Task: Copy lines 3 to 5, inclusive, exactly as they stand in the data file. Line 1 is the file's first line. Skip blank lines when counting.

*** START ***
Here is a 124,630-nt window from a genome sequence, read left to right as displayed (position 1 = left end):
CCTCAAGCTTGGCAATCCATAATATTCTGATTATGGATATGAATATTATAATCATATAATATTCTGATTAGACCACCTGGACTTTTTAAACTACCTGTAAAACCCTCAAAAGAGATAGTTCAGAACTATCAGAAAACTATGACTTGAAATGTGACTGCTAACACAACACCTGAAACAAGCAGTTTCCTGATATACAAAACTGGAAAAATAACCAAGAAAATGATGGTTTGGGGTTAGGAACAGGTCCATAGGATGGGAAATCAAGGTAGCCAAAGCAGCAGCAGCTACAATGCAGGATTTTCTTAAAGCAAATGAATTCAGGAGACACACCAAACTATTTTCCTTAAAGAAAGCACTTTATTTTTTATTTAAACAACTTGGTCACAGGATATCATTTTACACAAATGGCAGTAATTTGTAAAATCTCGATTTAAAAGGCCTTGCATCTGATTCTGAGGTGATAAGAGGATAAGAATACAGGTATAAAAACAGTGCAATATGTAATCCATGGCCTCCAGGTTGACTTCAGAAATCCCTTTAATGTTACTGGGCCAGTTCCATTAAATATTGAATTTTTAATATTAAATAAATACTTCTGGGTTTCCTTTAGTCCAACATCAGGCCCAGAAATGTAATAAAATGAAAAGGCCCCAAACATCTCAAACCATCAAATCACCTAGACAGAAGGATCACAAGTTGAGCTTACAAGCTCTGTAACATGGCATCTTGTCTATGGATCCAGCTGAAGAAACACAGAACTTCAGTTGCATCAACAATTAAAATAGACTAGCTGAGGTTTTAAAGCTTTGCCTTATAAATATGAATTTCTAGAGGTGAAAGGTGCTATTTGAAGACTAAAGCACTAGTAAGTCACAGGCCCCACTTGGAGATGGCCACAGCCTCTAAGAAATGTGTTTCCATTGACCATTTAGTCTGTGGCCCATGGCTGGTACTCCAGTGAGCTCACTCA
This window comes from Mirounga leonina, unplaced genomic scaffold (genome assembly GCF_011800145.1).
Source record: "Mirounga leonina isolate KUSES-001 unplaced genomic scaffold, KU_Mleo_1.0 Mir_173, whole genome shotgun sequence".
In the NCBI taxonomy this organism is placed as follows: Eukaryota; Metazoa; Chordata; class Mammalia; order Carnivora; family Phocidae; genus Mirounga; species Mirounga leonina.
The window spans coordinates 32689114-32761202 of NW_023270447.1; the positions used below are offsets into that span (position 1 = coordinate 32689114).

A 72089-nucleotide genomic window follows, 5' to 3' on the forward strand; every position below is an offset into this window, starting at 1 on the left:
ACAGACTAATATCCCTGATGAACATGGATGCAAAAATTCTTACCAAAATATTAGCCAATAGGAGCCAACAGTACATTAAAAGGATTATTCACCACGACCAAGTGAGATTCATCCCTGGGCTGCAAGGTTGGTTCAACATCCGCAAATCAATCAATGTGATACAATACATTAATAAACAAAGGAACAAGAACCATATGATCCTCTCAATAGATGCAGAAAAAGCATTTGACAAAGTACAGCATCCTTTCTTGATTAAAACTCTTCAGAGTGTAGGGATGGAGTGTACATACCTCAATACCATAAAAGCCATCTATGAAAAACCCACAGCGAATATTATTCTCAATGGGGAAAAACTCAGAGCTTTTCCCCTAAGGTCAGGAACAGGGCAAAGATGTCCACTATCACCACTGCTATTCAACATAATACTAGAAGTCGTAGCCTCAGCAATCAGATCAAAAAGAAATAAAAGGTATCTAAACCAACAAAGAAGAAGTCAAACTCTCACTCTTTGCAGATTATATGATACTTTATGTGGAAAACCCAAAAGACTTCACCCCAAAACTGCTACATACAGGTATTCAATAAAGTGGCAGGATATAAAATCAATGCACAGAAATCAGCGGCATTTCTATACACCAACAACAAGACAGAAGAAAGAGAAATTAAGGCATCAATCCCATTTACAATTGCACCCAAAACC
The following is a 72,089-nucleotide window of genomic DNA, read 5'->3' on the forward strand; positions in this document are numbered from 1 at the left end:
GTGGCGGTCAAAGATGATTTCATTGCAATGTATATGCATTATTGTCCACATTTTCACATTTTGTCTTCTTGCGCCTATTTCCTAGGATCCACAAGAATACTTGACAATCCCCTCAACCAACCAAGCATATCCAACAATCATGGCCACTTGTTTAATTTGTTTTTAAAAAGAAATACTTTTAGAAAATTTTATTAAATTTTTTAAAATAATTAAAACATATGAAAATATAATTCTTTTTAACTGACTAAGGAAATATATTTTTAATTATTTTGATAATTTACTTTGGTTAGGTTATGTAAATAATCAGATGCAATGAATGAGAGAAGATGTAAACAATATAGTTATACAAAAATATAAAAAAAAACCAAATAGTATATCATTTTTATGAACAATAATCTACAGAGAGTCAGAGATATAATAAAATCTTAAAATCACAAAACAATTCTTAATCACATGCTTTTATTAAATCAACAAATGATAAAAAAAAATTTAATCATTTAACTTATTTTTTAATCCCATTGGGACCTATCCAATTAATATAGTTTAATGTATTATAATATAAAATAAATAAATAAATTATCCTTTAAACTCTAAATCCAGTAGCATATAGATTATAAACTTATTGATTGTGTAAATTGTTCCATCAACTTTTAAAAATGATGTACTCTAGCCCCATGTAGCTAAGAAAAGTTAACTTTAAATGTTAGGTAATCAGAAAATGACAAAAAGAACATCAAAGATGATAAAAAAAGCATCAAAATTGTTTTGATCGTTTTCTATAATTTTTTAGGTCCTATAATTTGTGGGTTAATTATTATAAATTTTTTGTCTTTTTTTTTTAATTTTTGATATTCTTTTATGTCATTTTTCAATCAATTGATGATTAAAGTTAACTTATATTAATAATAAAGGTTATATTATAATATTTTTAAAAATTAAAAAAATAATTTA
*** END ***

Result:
This window comes from Mirounga leonina, unplaced genomic scaffold (genome assembly GCF_011800145.1).
Source record: "Mirounga leonina isolate KUSES-001 unplaced genomic scaffold, KU_Mleo_1.0 Mir_173, whole genome shotgun sequence".
In the NCBI taxonomy this organism is placed as follows: Eukaryota; Metazoa; Chordata; class Mammalia; order Carnivora; family Phocidae; genus Mirounga; species Mirounga leonina.